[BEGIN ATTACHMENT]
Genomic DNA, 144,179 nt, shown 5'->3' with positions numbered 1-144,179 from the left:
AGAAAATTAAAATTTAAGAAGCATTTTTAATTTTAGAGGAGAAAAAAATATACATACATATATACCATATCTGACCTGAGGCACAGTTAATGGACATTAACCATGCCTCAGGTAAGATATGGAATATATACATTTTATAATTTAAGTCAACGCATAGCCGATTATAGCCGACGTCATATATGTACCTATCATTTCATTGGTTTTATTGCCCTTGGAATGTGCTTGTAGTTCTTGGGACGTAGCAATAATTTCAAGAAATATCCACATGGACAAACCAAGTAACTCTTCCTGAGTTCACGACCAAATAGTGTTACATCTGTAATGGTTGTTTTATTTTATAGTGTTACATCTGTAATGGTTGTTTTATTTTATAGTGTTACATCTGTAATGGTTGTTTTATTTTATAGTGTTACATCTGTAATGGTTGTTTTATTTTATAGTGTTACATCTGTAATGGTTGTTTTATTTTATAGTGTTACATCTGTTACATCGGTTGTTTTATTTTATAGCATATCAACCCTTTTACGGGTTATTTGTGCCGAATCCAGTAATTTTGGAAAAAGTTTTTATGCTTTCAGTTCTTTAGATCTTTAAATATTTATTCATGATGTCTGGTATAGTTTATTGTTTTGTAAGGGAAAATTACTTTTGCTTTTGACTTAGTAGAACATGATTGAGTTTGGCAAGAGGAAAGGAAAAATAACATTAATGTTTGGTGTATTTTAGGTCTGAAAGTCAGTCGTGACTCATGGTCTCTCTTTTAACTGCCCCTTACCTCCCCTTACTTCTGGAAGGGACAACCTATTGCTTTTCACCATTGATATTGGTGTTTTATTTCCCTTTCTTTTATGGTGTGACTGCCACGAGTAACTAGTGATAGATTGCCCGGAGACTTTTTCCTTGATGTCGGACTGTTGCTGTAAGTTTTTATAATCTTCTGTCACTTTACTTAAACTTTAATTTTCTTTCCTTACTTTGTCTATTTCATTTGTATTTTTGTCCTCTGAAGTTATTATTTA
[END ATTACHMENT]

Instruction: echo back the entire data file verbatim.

Genomic DNA, 144,179 nt, shown 5'->3' with positions numbered 1-144,179 from the left:
AGAAAATTAAAATTTAAGAAGCATTTTTAATTTTAGAGGAGAAAAAAATATACATACATATATACCATATCTGACCTGAGGCACAGTTAATGGACATTAACCATGCCTCAGGTAAGATATGGAATATATACATTTTATAATTTAAGTCAACGCATAGCCGATTATAGCCGACGTCATATATGTACCTATCATTTCATTGGTTTTATTGCCCTTGGAATGTGCTTGTAGTTCTTGGGACGTAGCAATAATTTCAAGAAATATCCACATGGACAAACCAAGTAACTCTTCCTGAGTTCACGACCAAATAGTGTTACATCTGTAATGGTTGTTTTATTTTATAGTGTTACATCTGTAATGGTTGTTTTATTTTATAGTGTTACATCTGTAATGGTTGTTTTATTTTATAGTGTTACATCTGTAATGGTTGTTTTATTTTATAGTGTTACATCTGTAATGGTTGTTTTATTTTATAGTGTTACATCTGTTACATCGGTTGTTTTATTTTATAGCATATCAACCCTTTTACGGGTTATTTGTGCCGAATCCAGTAATTTTGGAAAAAGTTTTTATGCTTTCAGTTCTTTAGATCTTTAAATATTTATTCATGATGTCTGGTATAGTTTATTGTTTTGTAAGGGAAAATTACTTTTGCTTTTGACTTAGTAGAACATGATTGAGTTTGGCAAGAGGAAAGGAAAAATAACATTAATGTTTGGTGTATTTTAGGTCTGAAAGTCAGTCGTGACTCATGGTCTCTCTTTTAACTGCCCCTTACCTCCCCTTACTTCTGGAAGGGACAACCTATTGCTTTTCACCATTGATATTGGTGTTTTATTTCCCTTTCTTTTATGGTGTGACTGCCACGAGTAACTAGTGATAGATTGCCCGGAGACTTTTTCCTTGATGTCGGACTGTTGCTGTAAGTTTTTATAATCTTCTGTCACTTTACTTAAACTTTAATTTTCTTTCCTTACTTTGTCTATTTCATTTGTATTTTTGTCCTCTGAAGTTATTATTTA